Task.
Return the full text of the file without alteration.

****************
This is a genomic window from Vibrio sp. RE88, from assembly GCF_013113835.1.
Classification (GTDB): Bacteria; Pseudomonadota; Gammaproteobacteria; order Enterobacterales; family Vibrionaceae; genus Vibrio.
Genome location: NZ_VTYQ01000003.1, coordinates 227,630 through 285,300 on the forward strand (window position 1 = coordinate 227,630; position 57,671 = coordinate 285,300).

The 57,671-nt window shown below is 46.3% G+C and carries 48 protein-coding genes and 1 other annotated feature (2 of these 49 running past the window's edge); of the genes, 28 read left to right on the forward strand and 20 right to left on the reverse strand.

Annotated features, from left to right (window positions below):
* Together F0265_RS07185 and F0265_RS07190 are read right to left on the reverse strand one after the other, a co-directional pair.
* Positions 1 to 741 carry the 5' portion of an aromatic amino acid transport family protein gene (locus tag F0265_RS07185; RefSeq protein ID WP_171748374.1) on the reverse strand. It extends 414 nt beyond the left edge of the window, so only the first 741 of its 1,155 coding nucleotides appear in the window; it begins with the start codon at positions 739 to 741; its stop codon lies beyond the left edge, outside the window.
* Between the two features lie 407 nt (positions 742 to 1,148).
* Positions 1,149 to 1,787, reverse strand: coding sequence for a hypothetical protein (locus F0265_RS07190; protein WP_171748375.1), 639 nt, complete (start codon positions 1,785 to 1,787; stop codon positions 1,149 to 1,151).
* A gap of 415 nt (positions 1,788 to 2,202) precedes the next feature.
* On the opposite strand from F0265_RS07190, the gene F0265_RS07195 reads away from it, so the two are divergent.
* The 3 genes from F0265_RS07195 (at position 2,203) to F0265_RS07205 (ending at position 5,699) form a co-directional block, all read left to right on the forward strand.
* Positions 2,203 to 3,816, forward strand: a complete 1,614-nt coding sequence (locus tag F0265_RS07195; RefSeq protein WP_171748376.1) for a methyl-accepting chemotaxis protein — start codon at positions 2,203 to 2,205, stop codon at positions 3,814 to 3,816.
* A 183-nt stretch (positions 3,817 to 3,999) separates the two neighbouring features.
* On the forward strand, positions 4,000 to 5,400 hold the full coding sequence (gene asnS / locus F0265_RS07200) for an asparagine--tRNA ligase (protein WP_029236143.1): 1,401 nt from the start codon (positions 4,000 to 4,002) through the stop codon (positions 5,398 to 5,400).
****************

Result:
This is a genomic window from Vibrio sp. RE88, from assembly GCF_013113835.1.
Classification (GTDB): Bacteria; Pseudomonadota; Gammaproteobacteria; order Enterobacterales; family Vibrionaceae; genus Vibrio.
Genome location: NZ_VTYQ01000003.1, coordinates 227,630 through 285,300 on the forward strand (window position 1 = coordinate 227,630; position 57,671 = coordinate 285,300).

The 57,671-nt window shown below is 46.3% G+C and carries 48 protein-coding genes and 1 other annotated feature (2 of these 49 running past the window's edge); of the genes, 28 read left to right on the forward strand and 20 right to left on the reverse strand.

Annotated features, from left to right (window positions below):
* Together F0265_RS07185 and F0265_RS07190 are read right to left on the reverse strand one after the other, a co-directional pair.
* Positions 1 to 741 carry the 5' portion of an aromatic amino acid transport family protein gene (locus tag F0265_RS07185; RefSeq protein ID WP_171748374.1) on the reverse strand. It extends 414 nt beyond the left edge of the window, so only the first 741 of its 1,155 coding nucleotides appear in the window; it begins with the start codon at positions 739 to 741; its stop codon lies beyond the left edge, outside the window.
* Between the two features lie 407 nt (positions 742 to 1,148).
* Positions 1,149 to 1,787, reverse strand: coding sequence for a hypothetical protein (locus F0265_RS07190; protein WP_171748375.1), 639 nt, complete (start codon positions 1,785 to 1,787; stop codon positions 1,149 to 1,151).
* A gap of 415 nt (positions 1,788 to 2,202) precedes the next feature.
* On the opposite strand from F0265_RS07190, the gene F0265_RS07195 reads away from it, so the two are divergent.
* The 3 genes from F0265_RS07195 (at position 2,203) to F0265_RS07205 (ending at position 5,699) form a co-directional block, all read left to right on the forward strand.
* Positions 2,203 to 3,816, forward strand: a complete 1,614-nt coding sequence (locus tag F0265_RS07195; RefSeq protein WP_171748376.1) for a methyl-accepting chemotaxis protein — start codon at positions 2,203 to 2,205, stop codon at positions 3,814 to 3,816.
* A 183-nt stretch (positions 3,817 to 3,999) separates the two neighbouring features.
* On the forward strand, positions 4,000 to 5,400 hold the full coding sequence (gene asnS / locus F0265_RS07200) for an asparagine--tRNA ligase (protein WP_029236143.1): 1,401 nt from the start codon (positions 4,000 to 4,002) through the stop codon (positions 5,398 to 5,400).